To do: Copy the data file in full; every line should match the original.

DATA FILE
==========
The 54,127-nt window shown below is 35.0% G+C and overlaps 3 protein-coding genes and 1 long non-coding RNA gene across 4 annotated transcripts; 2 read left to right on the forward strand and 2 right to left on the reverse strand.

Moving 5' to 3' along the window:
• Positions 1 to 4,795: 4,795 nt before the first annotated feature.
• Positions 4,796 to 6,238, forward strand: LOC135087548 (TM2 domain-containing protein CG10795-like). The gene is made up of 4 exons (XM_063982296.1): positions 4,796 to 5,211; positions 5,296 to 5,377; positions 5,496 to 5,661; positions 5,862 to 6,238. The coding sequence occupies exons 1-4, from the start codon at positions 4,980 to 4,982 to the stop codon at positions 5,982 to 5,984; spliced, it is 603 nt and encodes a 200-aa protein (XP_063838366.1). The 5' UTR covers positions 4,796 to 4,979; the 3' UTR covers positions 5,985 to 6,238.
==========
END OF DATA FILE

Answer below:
The 54,127-nt window shown below is 35.0% G+C and overlaps 3 protein-coding genes and 1 long non-coding RNA gene across 4 annotated transcripts; 2 read left to right on the forward strand and 2 right to left on the reverse strand.

Moving 5' to 3' along the window:
• Positions 1 to 4,795: 4,795 nt before the first annotated feature.
• Positions 4,796 to 6,238, forward strand: LOC135087548 (TM2 domain-containing protein CG10795-like). The gene is made up of 4 exons (XM_063982296.1): positions 4,796 to 5,211; positions 5,296 to 5,377; positions 5,496 to 5,661; positions 5,862 to 6,238. The coding sequence occupies exons 1-4, from the start codon at positions 4,980 to 4,982 to the stop codon at positions 5,982 to 5,984; spliced, it is 603 nt and encodes a 200-aa protein (XP_063838366.1). The 5' UTR covers positions 4,796 to 4,979; the 3' UTR covers positions 5,985 to 6,238.